THE ROLE OF FEMA (NON-DEBT INSTRUMENT) (2nd) RULES, 2021 IN THE AGGRANDIZING OF FDI IN THE INSURANCE
This article has been authored by Surabhi Srinivasan, a 4th year student from Symbiosis Law School, Hyderabad.
Foreign Direct Investment (FDI) has played and continues to play an integral role in the overall economic development in India, it also plays a contributory role in the GDP, FDI in India can be made through two routes, namely, automatic route and government approval route. FDI in the insurance sector can be made through the automatic route, however the percentage of FDI permissible is capped, and the cap is set by regulatory authorities and the government.
Sectoral Cap ensures that the maximum investment that is received as a foreign investment must conform to the set percentage. Press Note no.2 issued by DPIIT, earlier in 2021 amended the sectoral cap in the insurance sector for FDI and increased the threshold from 49% to 74%. In consonance with this the Indian Insurance Companies (Foreign Investment) Rules, 2015 was amended, and the Insurance (Amendment) Bill, 2021 was passed in the month of March.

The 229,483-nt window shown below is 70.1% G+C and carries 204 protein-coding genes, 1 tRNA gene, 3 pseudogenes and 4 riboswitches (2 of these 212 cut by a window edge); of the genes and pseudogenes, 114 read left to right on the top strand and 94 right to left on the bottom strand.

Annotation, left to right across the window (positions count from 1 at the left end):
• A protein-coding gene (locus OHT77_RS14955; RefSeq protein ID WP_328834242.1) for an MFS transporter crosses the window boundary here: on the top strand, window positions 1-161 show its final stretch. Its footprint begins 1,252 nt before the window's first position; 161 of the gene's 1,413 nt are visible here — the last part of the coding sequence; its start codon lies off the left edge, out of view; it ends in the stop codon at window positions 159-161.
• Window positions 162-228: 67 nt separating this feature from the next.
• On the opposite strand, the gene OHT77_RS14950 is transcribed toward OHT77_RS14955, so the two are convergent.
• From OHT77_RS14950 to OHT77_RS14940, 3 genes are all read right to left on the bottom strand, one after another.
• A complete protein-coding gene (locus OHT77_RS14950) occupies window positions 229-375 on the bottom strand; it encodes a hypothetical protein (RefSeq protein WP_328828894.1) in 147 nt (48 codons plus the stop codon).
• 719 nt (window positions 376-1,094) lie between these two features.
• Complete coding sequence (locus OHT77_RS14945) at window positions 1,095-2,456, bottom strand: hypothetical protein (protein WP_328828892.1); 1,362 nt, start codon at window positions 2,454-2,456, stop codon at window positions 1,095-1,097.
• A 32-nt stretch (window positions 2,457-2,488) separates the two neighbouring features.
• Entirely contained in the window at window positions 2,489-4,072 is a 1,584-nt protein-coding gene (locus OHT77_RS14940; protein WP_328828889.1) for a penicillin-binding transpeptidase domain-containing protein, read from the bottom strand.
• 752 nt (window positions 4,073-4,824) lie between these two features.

The Insurance Amendment Bill, 2021
By virtue of the amendment made to the Insurance Act, Section 2(7A)(b) the definition of an Indian insurance company now states ‘an insurer in which the aggregate holdings of equity shares by foreign investors, including portfolio investors, do not exceed 74% of the paid-up equity capital of such insurer’. Since the foreign investments can only be made if certain requisites set out by the Central Government have been met. In order to ensure that the government is conferred with the necessary powers to lay down any conditions, Section (114) (2) (aaa) of the Insurance Act has been substituted by the amendment. Therefore, by reading Press Note 2 of 2021 with the Insurance Amendment Bill, 2021 as of this day the approved percentage of foreign investment is 74% of the paid-up equity capital of the company.
Further, Section 27 of the Insurance Act which lays down the requirement for an investment of an insurer and the percentage of assets that ought to be invested as per the law, Section 27(7) prescribes certain requites relating to an instrument of trust. The trust in question refers to the assets invested as per Section 27 by an insurer who is not incorporated or domicile of India held by a trustee who is an Indian resident according to the Insurance Regulatory and Development Authority of India (IRDAI).
The explanation to Section 27(7), specifically directed certain scenarios wherein Section 27 would apply to an Indian incorporated insurer, however the amendment aimed to omit the explanation.